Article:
constant in his patronage of Peepy and is understood to have bequeathed him a favourite French clock in his dressing-room—which is not his property.

With the first money we saved at home, we added to our pretty house by throwing out a little growlery expressly for my guardian; which we inaugurated with great splendour the next time he came down to see us. I try to write all this lightly, because my heart is full in drawing to an end; but when I write of him, my tears will have their way.

I never look at him, but I hear our poor dear Richard calling him a good man. To Ada and her pretty boy, he is the fondest father; to me, he is what he has ever been, and what name can I give to that! He is my husband’s best and dearest friend, he is our children’s darling, he is the object of our deepest love and veneration. Yet while I feel towards him as if he were a superior being, I am so familiar with him, and so easy with him, that I almost wonder at myself. I have never lost my old names, nor has he lost his; nor do I ever, when he is with us, sit in any other place than in my old chair at his side, Dame Trot, Dame Durden, Little Woman! — all just the same as ever; and I answer, Yes, dear guardian! — just the same.

I have never known the wind to be in the East for a single moment, since the day when he took me to the porch to read the name. I remarked to him, once, that the wind seemed never in the East now: and he said, No, truly; it had finally departed from that quarter on that very day.

I think my darling girl is more beautiful than ever. The sorrow that has been in her face — for it is not there now — seems to have purified even its innocent expression, and to have given it a diviner quality. Sometimes, when I raise my eyes and see her, in the black dress that she still wears, teaching my Richard, I feel — it is difficult to express — as if it were so good to know that she remembers her dear Esther in her prayers.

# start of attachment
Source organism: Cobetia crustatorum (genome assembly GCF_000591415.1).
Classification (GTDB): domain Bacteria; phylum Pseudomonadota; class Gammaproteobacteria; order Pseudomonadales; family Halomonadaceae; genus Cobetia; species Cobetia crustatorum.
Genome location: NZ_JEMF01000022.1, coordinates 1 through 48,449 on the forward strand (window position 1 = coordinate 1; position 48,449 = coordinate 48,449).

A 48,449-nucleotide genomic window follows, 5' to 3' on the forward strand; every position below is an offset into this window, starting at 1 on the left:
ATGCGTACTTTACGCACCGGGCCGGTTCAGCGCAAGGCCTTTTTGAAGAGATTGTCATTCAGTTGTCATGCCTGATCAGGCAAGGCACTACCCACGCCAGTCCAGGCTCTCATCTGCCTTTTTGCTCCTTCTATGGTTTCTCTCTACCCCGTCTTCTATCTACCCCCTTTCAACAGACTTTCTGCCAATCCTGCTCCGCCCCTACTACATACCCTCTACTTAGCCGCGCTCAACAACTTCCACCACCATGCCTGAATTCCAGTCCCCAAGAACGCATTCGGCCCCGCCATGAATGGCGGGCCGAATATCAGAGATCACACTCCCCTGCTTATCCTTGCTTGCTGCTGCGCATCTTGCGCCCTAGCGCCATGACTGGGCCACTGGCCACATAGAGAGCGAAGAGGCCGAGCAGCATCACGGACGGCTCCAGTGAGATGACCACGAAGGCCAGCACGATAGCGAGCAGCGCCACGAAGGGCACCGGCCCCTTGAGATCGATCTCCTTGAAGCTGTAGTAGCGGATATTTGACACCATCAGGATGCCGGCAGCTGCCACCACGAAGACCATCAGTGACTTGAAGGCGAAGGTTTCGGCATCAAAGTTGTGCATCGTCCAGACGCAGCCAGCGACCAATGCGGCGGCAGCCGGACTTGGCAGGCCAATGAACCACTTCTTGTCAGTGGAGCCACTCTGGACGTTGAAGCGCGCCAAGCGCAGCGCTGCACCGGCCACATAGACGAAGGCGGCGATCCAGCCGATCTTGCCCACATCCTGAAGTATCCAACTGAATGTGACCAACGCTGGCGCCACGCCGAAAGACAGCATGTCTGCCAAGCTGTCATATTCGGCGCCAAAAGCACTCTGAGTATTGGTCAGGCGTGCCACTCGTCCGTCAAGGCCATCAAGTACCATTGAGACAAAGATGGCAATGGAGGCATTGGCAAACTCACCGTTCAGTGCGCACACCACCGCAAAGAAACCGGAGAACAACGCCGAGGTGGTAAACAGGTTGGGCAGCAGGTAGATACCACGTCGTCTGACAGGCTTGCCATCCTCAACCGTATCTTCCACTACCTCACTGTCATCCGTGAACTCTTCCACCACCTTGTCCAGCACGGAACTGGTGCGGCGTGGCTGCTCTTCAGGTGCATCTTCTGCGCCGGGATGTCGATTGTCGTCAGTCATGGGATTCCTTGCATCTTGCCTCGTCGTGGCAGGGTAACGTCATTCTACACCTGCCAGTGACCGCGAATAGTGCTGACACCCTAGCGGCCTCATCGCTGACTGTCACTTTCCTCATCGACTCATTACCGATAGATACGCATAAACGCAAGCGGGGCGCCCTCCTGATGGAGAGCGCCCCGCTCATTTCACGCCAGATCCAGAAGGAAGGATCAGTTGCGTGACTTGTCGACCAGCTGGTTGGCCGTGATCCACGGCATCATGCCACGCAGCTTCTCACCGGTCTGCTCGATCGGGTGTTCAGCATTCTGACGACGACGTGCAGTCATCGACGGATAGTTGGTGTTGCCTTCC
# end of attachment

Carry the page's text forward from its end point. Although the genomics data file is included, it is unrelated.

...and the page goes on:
I call him my Richard! But he says that he has two mamas, and I am one.

We are not rich in the bank, but we have always prospered, and we have quite enough. I never walk out with my husband, but I hear the people bless him. I never go into a house of any degree, but I hear his praises, or see them in grateful eyes. I never lie down at night, but I know that in the course of that day he has alleviated pain, and soothed some fellow-creature in the time of need. I know that from the beds of those who were past recovery, thanks have often, often gone up, in the last hour, for his patient ministration. Is not this to be rich?

The people even praise me as the doctor’s wife. The people even like Me as I go about, and make so much of me that I am quite abashed. I owe it all to him, my love, my pride! They like me for his sake, as I do everything I do in life for his sake.

A night or two ago, after bustling about preparing for my darling and my guardian and little Richard, who are coming tomorrow, I was sitting out in the porch of all places, that dearly memorable porch, when Allan came home. So he said, ‘My precious little woman, what are you doing here?’ And I said, ‘The moon is shining so brightly, Allan, and the night is so delicious, that I have been sitting here, thinking.’

‘What have you been thinking about, my dear?’ said Allan then.

‘How curious you are!’ said I. ‘I am almost ashamed to tell you, but I will. I have been thinking about my old looks — such as they were.’

‘And what have you been thinking about them, my busy bee?’ said Allan.

‘I have been thinking, that I thought it was impossible that you could have loved me any better, even if I had retained them.’

  By PanEris using Melati.

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